based on the Bah.  Those who are interested should read the Bah's own
words at Even ha-Ezer 62, s.v. yesh omerim, and more fully in his
teshuvot (responsa), ha-Hadashot, Yoreh De`ah, no. 55.

Both R. Eli Turkel and Robert Book refer to communal pressures on the
issue of mixed vs. separate seating.  Certainly, there has been a change
within the halakhic community on this issue.  I know of many situations
in which the bride and groom prefer separate seating, while the parents
wish to preserve the mixed seating format of yore.  In my view, both
have a halakhically valid position, but I think most people make their
decision on this issue based on the conventions of the community of
which they are a part.

Rabbanit Boublil relates the position the late R. Ellenson z.l., that
dinners with assigned seating do not require separate seating, because
their atmosphere is dignified and there is little opportunity for
mingling in the context of kalut rosh (frivolity).  However, R. Ellenson
argued that receptions where people mill about are problematic; as most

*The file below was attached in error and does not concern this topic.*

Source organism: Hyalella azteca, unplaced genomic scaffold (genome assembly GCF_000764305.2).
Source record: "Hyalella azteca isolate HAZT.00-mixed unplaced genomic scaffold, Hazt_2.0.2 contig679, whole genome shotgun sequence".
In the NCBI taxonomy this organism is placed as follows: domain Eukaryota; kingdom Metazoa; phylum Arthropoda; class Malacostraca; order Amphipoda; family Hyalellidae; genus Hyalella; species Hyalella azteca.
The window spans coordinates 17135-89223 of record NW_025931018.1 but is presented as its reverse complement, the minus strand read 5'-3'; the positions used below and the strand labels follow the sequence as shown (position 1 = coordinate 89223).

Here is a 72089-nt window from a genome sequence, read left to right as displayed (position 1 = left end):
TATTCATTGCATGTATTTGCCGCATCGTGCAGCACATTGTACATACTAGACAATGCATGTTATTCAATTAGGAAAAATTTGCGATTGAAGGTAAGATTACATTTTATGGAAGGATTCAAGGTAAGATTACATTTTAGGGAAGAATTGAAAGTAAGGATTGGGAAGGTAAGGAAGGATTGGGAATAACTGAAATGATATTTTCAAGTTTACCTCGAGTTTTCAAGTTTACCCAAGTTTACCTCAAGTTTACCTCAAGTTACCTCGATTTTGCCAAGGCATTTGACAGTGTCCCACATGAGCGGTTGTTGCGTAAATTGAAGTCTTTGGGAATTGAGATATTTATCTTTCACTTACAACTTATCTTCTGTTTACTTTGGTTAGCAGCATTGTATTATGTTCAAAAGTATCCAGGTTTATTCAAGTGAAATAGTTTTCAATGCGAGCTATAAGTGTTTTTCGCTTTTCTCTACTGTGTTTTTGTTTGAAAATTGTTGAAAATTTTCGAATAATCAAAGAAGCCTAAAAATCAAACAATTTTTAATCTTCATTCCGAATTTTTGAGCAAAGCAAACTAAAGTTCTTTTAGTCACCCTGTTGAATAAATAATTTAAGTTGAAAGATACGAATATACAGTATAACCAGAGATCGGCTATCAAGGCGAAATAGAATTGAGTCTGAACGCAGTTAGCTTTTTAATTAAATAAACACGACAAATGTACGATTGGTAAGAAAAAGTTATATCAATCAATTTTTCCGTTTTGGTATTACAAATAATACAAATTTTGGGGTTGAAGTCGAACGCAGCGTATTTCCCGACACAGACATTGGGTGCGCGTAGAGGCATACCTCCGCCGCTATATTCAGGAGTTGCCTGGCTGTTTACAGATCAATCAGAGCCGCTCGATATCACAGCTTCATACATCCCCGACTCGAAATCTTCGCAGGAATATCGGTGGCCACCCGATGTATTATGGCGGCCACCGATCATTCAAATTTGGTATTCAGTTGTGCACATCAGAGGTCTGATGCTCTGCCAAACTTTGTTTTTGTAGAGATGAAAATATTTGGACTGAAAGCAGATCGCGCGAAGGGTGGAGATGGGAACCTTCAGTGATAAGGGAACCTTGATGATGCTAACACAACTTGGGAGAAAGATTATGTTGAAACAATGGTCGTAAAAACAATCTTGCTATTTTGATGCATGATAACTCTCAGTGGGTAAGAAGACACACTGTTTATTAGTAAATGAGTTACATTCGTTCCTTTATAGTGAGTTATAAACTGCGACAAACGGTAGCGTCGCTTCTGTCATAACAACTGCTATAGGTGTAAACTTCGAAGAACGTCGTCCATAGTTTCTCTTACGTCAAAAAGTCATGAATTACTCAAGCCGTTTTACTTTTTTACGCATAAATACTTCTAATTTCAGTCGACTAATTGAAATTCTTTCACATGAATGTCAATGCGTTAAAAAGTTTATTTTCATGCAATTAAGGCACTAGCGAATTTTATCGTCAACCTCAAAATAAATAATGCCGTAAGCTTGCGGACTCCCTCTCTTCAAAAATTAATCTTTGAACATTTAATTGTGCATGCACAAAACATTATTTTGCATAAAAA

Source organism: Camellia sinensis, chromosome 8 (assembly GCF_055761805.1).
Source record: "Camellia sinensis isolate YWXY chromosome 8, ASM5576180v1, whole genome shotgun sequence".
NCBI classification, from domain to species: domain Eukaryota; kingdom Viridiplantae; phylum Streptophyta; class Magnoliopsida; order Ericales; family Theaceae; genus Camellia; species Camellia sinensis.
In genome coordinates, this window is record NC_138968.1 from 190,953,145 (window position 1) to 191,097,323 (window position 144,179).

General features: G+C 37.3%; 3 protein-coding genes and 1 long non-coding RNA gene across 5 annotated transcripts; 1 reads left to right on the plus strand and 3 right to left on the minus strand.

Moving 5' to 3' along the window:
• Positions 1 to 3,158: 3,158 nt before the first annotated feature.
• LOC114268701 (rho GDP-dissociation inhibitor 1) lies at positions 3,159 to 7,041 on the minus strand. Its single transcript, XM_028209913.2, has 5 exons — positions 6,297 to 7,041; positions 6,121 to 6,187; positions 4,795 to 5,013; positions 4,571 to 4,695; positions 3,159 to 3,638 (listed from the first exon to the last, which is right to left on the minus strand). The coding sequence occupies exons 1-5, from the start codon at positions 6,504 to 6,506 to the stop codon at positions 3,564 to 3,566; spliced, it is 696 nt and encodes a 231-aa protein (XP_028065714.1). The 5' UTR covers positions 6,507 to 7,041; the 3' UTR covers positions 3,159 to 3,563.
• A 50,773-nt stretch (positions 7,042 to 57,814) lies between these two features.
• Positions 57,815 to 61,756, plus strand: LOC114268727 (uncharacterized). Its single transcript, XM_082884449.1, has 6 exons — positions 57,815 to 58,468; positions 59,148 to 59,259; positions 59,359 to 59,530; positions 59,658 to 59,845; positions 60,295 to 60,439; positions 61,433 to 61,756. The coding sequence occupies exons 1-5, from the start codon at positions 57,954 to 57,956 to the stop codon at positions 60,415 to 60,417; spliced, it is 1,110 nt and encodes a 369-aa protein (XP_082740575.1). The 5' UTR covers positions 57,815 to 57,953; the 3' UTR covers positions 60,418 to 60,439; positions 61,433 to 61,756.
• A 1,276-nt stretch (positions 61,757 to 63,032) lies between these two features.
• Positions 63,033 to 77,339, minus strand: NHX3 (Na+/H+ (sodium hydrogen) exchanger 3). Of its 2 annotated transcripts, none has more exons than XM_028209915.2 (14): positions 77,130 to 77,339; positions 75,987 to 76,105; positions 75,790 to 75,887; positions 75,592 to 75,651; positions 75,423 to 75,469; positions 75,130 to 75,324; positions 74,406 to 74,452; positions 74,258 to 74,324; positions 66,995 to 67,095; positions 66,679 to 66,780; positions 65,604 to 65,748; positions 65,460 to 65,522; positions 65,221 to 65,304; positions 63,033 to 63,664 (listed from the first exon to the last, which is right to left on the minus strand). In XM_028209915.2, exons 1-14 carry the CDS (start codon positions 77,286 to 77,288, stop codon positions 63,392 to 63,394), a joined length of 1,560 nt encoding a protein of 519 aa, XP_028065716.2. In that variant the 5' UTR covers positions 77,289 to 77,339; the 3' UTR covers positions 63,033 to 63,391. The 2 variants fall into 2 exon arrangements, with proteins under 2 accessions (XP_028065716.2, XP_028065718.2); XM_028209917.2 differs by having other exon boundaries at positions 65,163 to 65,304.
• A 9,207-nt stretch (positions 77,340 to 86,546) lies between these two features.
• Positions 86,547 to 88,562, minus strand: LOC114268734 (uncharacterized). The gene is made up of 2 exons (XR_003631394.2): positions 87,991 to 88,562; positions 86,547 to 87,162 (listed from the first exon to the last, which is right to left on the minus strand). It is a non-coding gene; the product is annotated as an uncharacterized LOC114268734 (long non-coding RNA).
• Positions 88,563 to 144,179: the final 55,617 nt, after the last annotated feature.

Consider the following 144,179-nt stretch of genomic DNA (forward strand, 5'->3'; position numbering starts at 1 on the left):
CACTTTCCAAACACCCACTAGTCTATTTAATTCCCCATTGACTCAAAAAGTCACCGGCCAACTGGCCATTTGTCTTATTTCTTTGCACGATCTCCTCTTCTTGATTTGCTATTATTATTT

people are aware, in both yeshivish and (to a lesser degree) hasidish
circles, many weddings have separate seating with a mehitzah, but permit
men and women to mingle during the reception before the huppah.

Levi Reisman relates a conversation he had with R. Reuven Feinstein
regarding his father's view.  I spoke with R. Reuven on the same issue,
and he told me that the early weddings had mixed seating for the benefit
of relatives who would not have felt comfortable sitting separately.  By
the time the younger children were married, however, there were no more
relatives who fit into this category, so there were no mixed tables.  I
also spoke to R. Tendler (R. Moshe Feinstein's son-in-law) whose wedding
did have mixed seating.  He maintained that there was some mixed seating
at all 4 weddings of the Feinstein children.  He added that R. Moshe
thought it was very important for families to sit together.

Kol tuv,

Eli Clark


End of Volume 30 Issue 55